Two episodes in, there’s been no shortage of the robot revenge fantasy promised in season one’s finale, as humans have to reckon with both the technological evolution of artificially intelligent androids and the moral culpability they bear for their behavior toward the robots back when Westworld was just a game. But along with more details about the mysterious Delos Corporation backing the park, a new sort of parable about humans and technology is also emerging, one that dovetails ominously with our current stage of information-era concerns.

We first got a hint of this in last week’s season premiere, when Bernard (Jeffrey Wright)—who has taken shelter from the robot rampage with Delos board member Charlotte Hale (Tessa Thompson) in a bunker lab—discovers one of the company’s drone robots extracting what looks like blood from one of the park’s characters. “Are we logging records of guests’ experiences and their DNA?” he asks Charlotte. But she simply tells him “we’re not having that conversation, Bernard.”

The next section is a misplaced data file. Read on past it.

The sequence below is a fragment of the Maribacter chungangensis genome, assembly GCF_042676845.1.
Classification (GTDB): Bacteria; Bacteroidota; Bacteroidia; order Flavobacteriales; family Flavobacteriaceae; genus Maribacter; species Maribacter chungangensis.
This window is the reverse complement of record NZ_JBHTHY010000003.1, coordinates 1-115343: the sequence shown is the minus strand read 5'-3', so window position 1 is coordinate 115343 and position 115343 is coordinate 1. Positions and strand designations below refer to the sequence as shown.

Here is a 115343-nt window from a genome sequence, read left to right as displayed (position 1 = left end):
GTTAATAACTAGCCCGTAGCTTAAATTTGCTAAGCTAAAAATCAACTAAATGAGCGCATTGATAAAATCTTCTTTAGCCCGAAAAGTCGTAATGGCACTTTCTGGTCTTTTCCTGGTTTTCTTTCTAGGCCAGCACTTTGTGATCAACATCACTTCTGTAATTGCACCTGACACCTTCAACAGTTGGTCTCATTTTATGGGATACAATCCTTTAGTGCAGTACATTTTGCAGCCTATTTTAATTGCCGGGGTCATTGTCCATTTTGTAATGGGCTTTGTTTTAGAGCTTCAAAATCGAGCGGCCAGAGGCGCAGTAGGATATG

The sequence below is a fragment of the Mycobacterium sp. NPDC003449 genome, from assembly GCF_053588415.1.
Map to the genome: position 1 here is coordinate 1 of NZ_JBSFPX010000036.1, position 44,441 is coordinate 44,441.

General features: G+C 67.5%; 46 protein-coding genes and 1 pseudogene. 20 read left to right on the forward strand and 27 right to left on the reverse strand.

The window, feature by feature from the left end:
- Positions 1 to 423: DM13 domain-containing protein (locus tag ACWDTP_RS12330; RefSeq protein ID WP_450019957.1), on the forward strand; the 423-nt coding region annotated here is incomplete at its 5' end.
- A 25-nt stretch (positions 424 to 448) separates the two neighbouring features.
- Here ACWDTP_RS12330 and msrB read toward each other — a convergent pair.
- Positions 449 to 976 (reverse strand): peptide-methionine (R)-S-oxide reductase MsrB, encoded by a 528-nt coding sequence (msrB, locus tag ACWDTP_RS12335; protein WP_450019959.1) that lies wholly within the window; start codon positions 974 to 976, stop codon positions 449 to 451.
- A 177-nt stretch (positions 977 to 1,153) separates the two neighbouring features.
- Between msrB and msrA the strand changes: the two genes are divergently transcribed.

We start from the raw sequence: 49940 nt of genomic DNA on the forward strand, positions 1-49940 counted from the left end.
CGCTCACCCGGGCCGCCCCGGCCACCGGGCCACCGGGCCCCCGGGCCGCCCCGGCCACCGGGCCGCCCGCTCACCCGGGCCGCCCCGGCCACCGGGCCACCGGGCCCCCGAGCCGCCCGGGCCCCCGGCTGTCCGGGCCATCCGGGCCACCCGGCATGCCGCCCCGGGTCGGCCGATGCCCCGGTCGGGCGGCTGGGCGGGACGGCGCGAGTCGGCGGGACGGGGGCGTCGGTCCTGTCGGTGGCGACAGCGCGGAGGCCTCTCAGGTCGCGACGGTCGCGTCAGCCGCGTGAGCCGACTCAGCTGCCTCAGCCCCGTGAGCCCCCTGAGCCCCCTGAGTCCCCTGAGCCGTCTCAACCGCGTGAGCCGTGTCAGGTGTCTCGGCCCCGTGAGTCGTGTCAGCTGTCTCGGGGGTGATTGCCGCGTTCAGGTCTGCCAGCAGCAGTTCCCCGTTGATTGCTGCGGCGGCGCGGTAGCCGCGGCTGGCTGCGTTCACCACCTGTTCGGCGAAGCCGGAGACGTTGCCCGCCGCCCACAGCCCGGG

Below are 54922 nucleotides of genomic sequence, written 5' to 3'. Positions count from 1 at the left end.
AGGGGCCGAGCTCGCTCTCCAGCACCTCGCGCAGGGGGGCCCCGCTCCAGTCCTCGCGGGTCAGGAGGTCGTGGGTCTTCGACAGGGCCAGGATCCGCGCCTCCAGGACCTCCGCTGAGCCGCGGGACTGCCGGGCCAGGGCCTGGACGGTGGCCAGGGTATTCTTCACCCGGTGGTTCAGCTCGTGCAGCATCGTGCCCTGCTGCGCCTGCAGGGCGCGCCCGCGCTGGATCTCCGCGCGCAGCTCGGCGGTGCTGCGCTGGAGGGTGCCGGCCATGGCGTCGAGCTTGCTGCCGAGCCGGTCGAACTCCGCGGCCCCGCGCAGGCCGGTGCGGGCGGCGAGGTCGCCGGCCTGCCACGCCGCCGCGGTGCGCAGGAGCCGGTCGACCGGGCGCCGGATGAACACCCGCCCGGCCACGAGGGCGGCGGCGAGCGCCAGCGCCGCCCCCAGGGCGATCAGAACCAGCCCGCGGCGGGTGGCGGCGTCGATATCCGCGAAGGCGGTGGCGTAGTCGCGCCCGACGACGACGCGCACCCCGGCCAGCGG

The second episode offered up more information about what Delos is really doing in the park. Having now unseated his brother-in-law as heir apparent to the company, William (Jimmi Simpson) must convince his father-in-law Jim Delos (Peter Mullan) to continue the company’s investment in the park. Jim sees his son’s enthusiasm for AI as foolish, and he tells William he’s not interested in schemes with decades-out payoffs.

This is when William reveals that he has more in mind for the Westworld robots, or “hosts,” than simply serving as playthings for park guests with Old West fantasies. What they are really nurturing, he says, is a world where people feel like they can do whatever they want while remaining free of judgment, and where they will reveal things about themselves that they would never actually tell to researchers. But while guests think no one is watching, Delos will be taking it all in.